Additional Information

How to cite this article: Gandini, F. et al. Mapping human dispersals into the Horn of Africa from Arabian Ice Age refugia using mitogenomes. Sci. Rep. 6, 25472; doi: 10.1038/srep25472 (2016).


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The authors are grateful to all the donors for providing biological specimens. The authors want to thank Martina Dünser (Dep. of Visceral, Transplantation and Thoracic Surgery, Tirol Kliniken, Innsbruck) and Bettina Zelger (Dep. of Pathology, Medical University of Innsbruck) for retrieving information on a sample’s origin. This work was supported by the University of Pavia strategic theme “Towards a governance model for international migration: an interdisciplinary and diachronic perspective” (MIGRAT-IN-G), the Italian Ministry of Education, University and Research: Progetti Futuro in Ricerca 2012 (RBFR126B8I) (to A.A. and A.O.) and Progetti Ricerca Interesse Nazionale 2012 (to A.A., F.C., A.T. and O.S.), a Leverhulme Doctoral Scholarship award to M.B.R., a Newton International Fellowship to M.P., the intramural funding program of the Medical University Innsbruck for young scientists MUI-START, Project 2013042025 (to M.B.), an EMBO short-term fellowship (ASTF 70-2014/Award) and a University of Huddersfield University Research Fellowship award to F.G. P.S. is supported by FCT, European Social Fund, Programa Operacional Potencial Humano and the FCT Investigator Programme (IF/01641/2013) and acknowledges FCT I.P. for CBMA’s strategic funding UID/BIA/04050/2013.

Author information


  1. Dipartimento di Biologia e Biotecnologie “L. Spallanzani”, Università di Pavia, Pavia, Italy

    • Francesca Gandini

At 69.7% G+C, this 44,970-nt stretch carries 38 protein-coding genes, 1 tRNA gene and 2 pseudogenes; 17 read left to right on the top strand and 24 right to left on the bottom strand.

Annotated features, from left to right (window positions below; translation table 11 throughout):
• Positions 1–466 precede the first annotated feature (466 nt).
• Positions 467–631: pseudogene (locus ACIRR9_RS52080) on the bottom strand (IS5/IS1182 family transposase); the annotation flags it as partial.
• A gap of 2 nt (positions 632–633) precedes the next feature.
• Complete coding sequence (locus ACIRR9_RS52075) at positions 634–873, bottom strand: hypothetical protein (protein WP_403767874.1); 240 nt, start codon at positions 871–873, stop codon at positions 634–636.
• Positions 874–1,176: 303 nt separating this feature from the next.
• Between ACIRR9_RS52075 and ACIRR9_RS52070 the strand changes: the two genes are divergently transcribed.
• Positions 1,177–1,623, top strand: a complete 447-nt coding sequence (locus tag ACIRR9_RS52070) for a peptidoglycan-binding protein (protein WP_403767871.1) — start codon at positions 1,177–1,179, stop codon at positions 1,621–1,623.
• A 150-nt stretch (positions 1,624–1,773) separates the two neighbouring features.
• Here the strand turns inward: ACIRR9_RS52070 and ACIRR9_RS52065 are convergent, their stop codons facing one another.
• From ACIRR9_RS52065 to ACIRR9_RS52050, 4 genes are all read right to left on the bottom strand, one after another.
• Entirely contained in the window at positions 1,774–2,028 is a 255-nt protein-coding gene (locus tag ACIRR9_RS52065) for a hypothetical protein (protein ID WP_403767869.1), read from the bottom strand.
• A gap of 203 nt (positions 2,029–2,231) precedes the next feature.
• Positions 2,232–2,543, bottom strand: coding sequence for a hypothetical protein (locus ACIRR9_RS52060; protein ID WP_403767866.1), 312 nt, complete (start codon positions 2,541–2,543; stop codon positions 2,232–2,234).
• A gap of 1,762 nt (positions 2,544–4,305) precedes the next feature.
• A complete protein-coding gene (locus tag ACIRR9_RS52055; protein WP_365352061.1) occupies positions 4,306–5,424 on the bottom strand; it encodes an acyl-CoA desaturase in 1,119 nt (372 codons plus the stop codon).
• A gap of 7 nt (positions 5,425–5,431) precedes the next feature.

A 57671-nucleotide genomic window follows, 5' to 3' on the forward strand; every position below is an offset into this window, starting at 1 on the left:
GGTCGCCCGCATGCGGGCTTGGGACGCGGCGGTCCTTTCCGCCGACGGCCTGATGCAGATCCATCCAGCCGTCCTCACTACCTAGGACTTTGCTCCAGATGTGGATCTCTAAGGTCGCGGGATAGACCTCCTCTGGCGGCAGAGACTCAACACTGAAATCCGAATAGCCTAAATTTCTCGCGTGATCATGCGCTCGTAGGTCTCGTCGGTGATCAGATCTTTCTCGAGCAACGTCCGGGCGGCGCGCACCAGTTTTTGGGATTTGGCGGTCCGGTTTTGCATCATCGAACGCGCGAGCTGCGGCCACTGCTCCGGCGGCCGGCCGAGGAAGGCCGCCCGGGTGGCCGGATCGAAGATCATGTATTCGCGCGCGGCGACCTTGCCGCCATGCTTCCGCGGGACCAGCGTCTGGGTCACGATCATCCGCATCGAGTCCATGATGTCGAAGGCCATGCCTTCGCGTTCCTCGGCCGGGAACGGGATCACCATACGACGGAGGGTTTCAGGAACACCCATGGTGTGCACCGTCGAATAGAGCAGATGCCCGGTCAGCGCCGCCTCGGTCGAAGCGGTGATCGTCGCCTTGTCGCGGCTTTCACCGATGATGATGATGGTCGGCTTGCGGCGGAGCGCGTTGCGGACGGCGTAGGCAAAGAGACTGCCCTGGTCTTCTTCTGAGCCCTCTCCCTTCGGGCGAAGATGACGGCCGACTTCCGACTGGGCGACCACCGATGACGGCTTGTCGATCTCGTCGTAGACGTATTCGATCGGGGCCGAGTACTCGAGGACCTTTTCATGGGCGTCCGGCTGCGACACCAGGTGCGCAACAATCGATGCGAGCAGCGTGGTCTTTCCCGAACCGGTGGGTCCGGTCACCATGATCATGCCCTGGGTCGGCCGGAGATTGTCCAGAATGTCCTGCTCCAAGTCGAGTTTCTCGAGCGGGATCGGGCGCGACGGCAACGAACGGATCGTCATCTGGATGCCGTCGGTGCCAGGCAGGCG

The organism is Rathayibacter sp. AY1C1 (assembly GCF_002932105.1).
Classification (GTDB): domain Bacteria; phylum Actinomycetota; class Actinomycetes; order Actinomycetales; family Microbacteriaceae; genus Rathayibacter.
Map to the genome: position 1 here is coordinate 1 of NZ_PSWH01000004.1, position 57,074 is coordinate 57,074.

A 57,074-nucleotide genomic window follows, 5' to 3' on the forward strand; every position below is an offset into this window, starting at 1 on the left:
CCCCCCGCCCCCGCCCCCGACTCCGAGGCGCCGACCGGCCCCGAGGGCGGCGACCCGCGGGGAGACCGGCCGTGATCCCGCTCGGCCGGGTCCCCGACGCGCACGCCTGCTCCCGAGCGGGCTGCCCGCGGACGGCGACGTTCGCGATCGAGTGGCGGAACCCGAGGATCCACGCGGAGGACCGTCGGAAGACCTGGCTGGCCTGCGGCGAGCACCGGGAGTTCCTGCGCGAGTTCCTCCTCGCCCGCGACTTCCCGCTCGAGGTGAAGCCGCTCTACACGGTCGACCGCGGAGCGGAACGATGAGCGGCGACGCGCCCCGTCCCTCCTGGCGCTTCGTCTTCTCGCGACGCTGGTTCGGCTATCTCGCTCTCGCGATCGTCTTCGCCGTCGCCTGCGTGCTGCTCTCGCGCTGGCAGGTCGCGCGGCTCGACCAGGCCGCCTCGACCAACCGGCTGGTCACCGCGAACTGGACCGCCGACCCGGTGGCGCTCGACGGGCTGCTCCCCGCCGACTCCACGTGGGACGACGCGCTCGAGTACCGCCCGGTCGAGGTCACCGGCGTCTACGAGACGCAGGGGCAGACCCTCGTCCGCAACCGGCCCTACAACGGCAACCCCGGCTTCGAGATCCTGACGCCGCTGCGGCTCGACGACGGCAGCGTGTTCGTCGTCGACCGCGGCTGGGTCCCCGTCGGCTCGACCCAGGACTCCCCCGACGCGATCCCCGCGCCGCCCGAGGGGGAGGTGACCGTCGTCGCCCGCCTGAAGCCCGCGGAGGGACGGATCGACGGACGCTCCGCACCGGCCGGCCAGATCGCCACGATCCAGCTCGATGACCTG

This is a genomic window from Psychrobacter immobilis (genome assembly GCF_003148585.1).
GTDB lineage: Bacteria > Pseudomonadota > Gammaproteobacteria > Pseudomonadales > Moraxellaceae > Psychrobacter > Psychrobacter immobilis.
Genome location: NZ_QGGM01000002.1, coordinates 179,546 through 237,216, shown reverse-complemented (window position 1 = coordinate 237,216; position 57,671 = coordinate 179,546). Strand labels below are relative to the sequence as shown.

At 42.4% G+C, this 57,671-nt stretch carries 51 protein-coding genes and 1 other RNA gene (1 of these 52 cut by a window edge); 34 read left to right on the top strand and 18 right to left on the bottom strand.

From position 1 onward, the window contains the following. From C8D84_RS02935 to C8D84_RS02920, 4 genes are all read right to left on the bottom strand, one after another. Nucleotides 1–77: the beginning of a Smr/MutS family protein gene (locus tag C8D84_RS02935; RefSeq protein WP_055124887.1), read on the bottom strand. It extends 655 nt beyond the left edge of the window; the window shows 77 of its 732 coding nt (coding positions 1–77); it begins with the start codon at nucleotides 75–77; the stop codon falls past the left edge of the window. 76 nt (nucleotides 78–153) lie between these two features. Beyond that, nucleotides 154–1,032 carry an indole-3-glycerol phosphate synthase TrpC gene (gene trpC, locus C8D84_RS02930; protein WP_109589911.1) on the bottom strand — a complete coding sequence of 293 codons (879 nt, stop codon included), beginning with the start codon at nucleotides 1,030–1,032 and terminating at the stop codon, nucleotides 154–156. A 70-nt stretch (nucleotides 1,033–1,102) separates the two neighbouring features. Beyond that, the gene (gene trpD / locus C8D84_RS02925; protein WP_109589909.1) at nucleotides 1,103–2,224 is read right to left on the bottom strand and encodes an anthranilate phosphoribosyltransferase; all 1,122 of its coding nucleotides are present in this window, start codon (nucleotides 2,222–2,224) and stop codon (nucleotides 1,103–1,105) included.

• , Alessandro Achilli
    • , Stefania Brandini
    • , Luca Ferretti
    • , Ornella Semino
    • , Antonio Torroni
    •  & Anna Olivieri
  2. School of Applied Sciences, University of Huddersfield, Queensgate, Huddersfield, UK

    • Francesca Gandini
    • , Maria Pala
    •  & Martin B. Richards
  3. Dipartimento di Chimica, Biologia e Biotecnologie, Università di Perugia, Perugia, Italy

    • Alessandro Achilli
  4. Institute of Legal Medicine, Medical University of Innsbruck, Innsbruck, Austria

    • Martin Bodner
    • , Gabriela Huber
    •  & Walther Parson
  5. Department of Genetics, Eötvös Loránd University, Budapest, Hungary

    • Balazs Egyed
  6. Unidade de Xenética, Departamento de Anatomía Patolóxica e Ciencias Forenses, and Instituto de Ciencias Forenses, Facultade de Medicina, Universidad de Santiago de Compostela, Santiago de Compostela 15782, Galicia, Spain

    • Alberto Gómez-Carballa
    •  & Antonio Salas
  7. Dipartimento di Biologia e Biotecnologie “Charles Darwin”, Sapienza Università di Roma, Rome, Italy

    • Rosaria Scozzari
    •  & Fulvio Cruciani
  8. Dipartimento di Biologia Ambientale, Sapienza Università di Roma, Rome, Italy

    • Alfredo Coppa
  9. Forensic Science Program, The Pennsylvania State University, University Park, Pennsylvania, USA

    • Walther Parson
  10. CBMA (Centre of Molecular and Environmental Biology), Department of Biology, University of Minho, Campus de Gualtar, 4710-057 Braga, Portugal

    • Pedro Soares


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F.G., W.P., A.T., M.B.R. and A.O. conceived and designed the experiments. F.G., M.B., S.B., G.H. and A.G.-C. performed the experiments. F.G., A.A., M.P., M.B., L.F., A.S., F.C., P.S., M.B.R. and A.O. analysed the data. A.A., B.E., R.S., A.C., W.P., O.S., P.S., A.T., M.B.R. and A.O. contributed reagents/materials/analysis tools. F.G., A.T., M.B.R. and A.O. wrote the manuscript. All authors reviewed and approved the manuscript.

Competing interests

The authors declare no competing financial interests.

Corresponding authors

Correspondence to Martin B. Richards or Anna Olivieri.